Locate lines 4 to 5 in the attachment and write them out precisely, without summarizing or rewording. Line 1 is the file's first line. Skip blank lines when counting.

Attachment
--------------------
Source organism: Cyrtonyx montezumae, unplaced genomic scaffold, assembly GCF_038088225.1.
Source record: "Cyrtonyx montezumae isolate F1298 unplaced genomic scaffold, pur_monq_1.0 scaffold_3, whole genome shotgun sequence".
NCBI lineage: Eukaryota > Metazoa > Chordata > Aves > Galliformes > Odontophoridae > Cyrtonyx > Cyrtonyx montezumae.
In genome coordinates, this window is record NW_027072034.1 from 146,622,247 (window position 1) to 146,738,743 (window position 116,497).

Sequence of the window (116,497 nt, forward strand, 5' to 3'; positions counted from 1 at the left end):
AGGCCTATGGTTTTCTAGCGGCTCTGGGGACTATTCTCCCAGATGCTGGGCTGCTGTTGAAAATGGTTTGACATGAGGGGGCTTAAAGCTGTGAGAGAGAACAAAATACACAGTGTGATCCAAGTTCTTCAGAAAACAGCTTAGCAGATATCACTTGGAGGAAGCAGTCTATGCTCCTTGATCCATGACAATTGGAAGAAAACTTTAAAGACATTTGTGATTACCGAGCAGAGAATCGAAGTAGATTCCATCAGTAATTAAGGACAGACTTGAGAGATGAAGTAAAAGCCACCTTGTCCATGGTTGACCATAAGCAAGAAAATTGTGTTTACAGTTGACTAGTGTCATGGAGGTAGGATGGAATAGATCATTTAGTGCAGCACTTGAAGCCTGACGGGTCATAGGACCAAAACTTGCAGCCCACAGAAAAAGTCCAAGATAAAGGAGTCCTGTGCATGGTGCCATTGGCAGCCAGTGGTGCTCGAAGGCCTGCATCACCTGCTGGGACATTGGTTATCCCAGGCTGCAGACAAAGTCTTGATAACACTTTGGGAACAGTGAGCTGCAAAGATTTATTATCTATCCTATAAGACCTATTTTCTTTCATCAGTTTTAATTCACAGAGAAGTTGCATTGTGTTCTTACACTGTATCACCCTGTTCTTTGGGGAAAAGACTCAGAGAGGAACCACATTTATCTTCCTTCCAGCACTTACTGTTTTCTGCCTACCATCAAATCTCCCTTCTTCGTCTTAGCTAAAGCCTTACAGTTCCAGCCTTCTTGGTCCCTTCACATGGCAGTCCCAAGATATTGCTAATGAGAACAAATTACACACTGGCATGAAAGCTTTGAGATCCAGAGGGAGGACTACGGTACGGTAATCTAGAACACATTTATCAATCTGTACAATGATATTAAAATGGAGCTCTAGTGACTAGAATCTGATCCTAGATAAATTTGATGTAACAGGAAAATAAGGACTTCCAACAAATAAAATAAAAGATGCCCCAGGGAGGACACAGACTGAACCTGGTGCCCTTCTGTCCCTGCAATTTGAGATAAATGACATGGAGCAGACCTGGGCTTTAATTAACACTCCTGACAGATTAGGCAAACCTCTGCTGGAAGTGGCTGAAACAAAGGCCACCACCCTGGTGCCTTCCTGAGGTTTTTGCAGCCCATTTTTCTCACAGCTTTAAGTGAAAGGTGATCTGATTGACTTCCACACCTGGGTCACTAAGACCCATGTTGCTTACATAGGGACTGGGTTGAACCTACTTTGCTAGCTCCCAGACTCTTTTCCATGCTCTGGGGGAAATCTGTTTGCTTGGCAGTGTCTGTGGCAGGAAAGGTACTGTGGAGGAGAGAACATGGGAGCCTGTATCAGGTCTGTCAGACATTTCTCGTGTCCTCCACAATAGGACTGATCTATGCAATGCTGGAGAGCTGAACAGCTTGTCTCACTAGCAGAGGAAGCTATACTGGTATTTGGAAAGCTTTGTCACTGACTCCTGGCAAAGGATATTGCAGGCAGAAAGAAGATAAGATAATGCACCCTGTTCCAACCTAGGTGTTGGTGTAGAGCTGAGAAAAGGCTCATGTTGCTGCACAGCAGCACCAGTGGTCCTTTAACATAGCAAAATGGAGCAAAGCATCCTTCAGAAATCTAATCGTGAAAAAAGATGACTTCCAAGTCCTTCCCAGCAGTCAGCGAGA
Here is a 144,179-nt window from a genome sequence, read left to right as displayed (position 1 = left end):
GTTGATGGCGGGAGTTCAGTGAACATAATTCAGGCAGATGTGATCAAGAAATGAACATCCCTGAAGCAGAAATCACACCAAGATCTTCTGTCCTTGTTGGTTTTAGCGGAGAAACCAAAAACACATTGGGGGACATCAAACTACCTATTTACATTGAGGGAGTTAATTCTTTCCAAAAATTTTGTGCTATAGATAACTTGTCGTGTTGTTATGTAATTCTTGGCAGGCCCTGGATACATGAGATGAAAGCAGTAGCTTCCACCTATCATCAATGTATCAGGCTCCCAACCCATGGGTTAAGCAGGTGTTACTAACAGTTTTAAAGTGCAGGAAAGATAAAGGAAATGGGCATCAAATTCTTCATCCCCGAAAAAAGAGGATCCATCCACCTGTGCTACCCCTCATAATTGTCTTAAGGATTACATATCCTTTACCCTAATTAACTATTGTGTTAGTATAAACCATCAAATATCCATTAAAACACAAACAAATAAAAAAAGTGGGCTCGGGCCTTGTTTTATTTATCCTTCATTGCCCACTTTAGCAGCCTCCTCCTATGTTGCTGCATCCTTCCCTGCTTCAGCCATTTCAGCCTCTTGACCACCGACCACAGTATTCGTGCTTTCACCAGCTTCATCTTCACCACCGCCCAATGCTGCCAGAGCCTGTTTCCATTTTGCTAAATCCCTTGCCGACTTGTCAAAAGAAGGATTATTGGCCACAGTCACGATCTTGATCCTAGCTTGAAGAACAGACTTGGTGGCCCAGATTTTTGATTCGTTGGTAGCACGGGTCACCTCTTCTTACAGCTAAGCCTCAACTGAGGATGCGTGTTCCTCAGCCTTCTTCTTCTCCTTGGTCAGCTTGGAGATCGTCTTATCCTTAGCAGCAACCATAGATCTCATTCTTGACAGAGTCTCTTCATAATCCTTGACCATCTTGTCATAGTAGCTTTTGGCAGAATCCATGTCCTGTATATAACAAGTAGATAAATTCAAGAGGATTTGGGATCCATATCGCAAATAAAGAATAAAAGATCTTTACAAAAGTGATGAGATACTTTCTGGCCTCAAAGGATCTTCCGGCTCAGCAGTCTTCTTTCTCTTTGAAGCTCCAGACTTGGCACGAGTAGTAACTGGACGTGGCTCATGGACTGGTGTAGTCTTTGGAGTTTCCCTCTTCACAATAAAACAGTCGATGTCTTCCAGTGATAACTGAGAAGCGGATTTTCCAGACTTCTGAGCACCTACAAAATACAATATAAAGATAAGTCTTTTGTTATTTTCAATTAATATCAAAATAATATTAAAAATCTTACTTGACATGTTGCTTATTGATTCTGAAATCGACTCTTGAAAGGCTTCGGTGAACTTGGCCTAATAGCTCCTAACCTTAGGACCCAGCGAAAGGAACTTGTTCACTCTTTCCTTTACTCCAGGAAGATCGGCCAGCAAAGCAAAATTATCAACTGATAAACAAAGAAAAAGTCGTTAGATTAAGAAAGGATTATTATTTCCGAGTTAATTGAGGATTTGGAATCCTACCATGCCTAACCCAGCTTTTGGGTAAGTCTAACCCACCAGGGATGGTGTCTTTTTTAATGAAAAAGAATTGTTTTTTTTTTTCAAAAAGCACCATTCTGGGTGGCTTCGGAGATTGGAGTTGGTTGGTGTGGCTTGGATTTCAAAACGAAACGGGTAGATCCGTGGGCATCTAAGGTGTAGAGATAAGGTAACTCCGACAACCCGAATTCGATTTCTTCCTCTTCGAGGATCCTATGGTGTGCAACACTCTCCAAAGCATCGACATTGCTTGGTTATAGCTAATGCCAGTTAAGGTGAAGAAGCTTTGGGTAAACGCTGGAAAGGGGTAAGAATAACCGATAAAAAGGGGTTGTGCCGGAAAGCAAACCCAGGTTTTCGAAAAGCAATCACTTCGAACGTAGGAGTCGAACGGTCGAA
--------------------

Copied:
In genome coordinates, this window is record NW_027072034.1 from 146,622,247 (window position 1) to 146,738,743 (window position 116,497).

Sequence of the window (116,497 nt, forward strand, 5' to 3'; positions counted from 1 at the left end):